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Eventide TriceraChorus review

A triple threat of lush Tri-Stereo style chorus sounds

Eventide TriceraChorus
(Image: © Future / Phil Barker)

Our Verdict

Eventide’s TriceraChorus delivers quite possibly the most comprehensive array of deep and dreamy modulation effects we’ve seen in a single relatively compact pedal.

For

  • Variety of modulation effects.
  • Mono or stereo.
  • Computer-based editor.
  • Expression pedal input.
  • Switchable Swirl effect.

Against

  • Moving between primary and secondary parameters takes getting used to.

Now roaming the Earth is the latest in Eventide’s dot9 series pedal range: the TriceraChorus. Maybe there’s a hint of irony in the name and dinosaur logo as some may consider chorus an extinct effect that had its time back in the ’80s… but if anyone can drag it into modern times, Eventide is the company to do so. 

The TriceraChorus pedal takes its inspiration from chorus effects of the 1970s and early ’80s but particularly the rackmounted Dytronics CS-5 Tri-Stereo Chorus, which was the workhorse of LA studio musicians such as Steve Lukather and Michael Landau.

This vintage unit featured three simultaneous bucket brigade delay lines (Left, Center and Right) to create rich and lush chorusing, and the TriceraChorus takes this approach as well with its three independent chorus voices. Besides these, though, the pedal also features Eventide’s MicroPitch detuning and a Swirl footswitch, which brings phasing into the mix.

Eventide TriceraChorus

(Image credit: Eventide)

The TriceraChorus can take a mono or stereo input and has a stereo output for the full spatial effect, although it can still function perfectly effectively with a mono output.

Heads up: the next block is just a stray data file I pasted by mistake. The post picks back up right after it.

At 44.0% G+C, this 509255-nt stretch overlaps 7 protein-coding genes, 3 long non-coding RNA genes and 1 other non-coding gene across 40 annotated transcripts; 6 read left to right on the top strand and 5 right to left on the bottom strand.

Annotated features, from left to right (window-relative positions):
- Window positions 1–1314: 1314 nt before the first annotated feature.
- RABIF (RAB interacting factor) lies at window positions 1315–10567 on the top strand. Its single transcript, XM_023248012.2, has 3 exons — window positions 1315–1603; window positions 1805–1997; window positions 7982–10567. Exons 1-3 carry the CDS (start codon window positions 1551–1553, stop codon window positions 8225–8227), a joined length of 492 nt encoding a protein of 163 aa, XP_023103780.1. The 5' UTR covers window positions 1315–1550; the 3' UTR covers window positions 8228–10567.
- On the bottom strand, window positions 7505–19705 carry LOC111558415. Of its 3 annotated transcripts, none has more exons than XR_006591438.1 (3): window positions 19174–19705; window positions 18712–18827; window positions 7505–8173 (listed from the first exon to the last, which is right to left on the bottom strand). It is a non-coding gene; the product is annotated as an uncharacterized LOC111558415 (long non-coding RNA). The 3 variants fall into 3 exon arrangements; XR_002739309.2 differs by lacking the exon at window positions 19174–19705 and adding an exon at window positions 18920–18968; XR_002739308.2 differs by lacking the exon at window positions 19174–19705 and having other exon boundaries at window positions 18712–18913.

There are five instantly available presets you can call up with its footswitches (denoted by the five-LED preset ladder), but you have access to 127 presets if you use MIDI or connect the pedal up to a computer running the Eventide Device Manager (EDM) software, an easy-to-use graphic editor and librarian for preset storage. An array of six front-panel knobs adjusts a dozen parameters: six primary and six secondary.

Sounds

Three knobs in a row in the centre of the pedal adjust the modulation depth of the Left, Center and Right voices, but before going there a Mix knob lets you choose the type of chorusing you’re going to get. To its left is the Chorus effect, and from fully anti-clockwise you can add in the effect from a fully dry position. 

This is based on the sort of sound you’d get from vintage chorus pedals; we found a classic Boss CE sound between 10 and 11 o’clock. You reach 100 per cent wet at the central position of the knob and, hence, the pedal’s Vibrato sound.

Clockwise from there you get all of the wet/dry variations of the Chorale effect, which is the pedal’s emulation of the more complex chorusing of the rackmount units. A separate knob controls the overall modulation rate, although that can also be controlled by an external tap switch or MIDI Clock.